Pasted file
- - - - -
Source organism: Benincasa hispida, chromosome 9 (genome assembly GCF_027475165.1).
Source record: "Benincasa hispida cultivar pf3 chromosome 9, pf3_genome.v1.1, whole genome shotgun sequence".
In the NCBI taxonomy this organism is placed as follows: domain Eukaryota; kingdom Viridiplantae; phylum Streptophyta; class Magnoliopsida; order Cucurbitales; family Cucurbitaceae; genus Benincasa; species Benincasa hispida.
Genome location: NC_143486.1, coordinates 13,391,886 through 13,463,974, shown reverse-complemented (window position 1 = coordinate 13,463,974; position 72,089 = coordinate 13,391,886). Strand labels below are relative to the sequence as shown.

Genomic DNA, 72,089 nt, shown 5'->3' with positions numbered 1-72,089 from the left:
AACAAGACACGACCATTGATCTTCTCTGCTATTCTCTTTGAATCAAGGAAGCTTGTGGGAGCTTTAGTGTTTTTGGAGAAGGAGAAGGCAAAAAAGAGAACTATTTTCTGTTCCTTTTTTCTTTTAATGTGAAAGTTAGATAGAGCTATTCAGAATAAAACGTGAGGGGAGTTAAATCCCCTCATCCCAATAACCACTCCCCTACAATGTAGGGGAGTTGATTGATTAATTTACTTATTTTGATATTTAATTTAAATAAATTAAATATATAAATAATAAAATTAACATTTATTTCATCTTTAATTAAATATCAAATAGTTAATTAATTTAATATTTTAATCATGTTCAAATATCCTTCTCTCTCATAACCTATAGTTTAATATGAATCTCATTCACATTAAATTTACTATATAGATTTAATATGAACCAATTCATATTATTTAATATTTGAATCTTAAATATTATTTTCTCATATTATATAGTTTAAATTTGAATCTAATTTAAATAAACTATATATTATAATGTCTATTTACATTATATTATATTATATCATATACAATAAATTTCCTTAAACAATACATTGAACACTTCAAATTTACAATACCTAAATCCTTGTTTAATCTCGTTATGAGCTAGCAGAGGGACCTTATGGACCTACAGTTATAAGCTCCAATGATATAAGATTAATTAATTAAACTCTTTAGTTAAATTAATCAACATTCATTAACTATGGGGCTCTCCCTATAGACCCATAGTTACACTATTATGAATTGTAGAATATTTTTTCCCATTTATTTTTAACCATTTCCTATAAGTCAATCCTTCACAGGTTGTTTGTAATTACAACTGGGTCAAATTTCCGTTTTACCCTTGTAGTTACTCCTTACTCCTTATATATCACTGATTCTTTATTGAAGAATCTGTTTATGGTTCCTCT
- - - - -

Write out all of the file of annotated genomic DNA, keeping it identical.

Source organism: Benincasa hispida, chromosome 9 (genome assembly GCF_027475165.1).
Source record: "Benincasa hispida cultivar pf3 chromosome 9, pf3_genome.v1.1, whole genome shotgun sequence".
In the NCBI taxonomy this organism is placed as follows: domain Eukaryota; kingdom Viridiplantae; phylum Streptophyta; class Magnoliopsida; order Cucurbitales; family Cucurbitaceae; genus Benincasa; species Benincasa hispida.
Genome location: NC_143486.1, coordinates 13,391,886 through 13,463,974, shown reverse-complemented (window position 1 = coordinate 13,463,974; position 72,089 = coordinate 13,391,886). Strand labels below are relative to the sequence as shown.

Genomic DNA, 72,089 nt, shown 5'->3' with positions numbered 1-72,089 from the left:
AACAAGACACGACCATTGATCTTCTCTGCTATTCTCTTTGAATCAAGGAAGCTTGTGGGAGCTTTAGTGTTTTTGGAGAAGGAGAAGGCAAAAAAGAGAACTATTTTCTGTTCCTTTTTTCTTTTAATGTGAAAGTTAGATAGAGCTATTCAGAATAAAACGTGAGGGGAGTTAAATCCCCTCATCCCAATAACCACTCCCCTACAATGTAGGGGAGTTGATTGATTAATTTACTTATTTTGATATTTAATTTAAATAAATTAAATATATAAATAATAAAATTAACATTTATTTCATCTTTAATTAAATATCAAATAGTTAATTAATTTAATATTTTAATCATGTTCAAATATCCTTCTCTCTCATAACCTATAGTTTAATATGAATCTCATTCACATTAAATTTACTATATAGATTTAATATGAACCAATTCATATTATTTAATATTTGAATCTTAAATATTATTTTCTCATATTATATAGTTTAAATTTGAATCTAATTTAAATAAACTATATATTATAATGTCTATTTACATTATATTATATTATATCATATACAATAAATTTCCTTAAACAATACATTGAACACTTCAAATTTACAATACCTAAATCCTTGTTTAATCTCGTTATGAGCTAGCAGAGGGACCTTATGGACCTACAGTTATAAGCTCCAATGATATAAGATTAATTAATTAAACTCTTTAGTTAAATTAATCAACATTCATTAACTATGGGGCTCTCCCTATAGACCCATAGTTACACTATTATGAATTGTAGAATATTTTTTCCCATTTATTTTTAACCATTTCCTATAAGTCAATCCTTCACAGGTTGTTTGTAATTACAACTGGGTCAAATTTCCGTTTTACCCTTGTAGTTACTCCTTACTCCTTATATATCACTGATTCTTTATTGAAGAATCTGTTTATGGTTCCTCT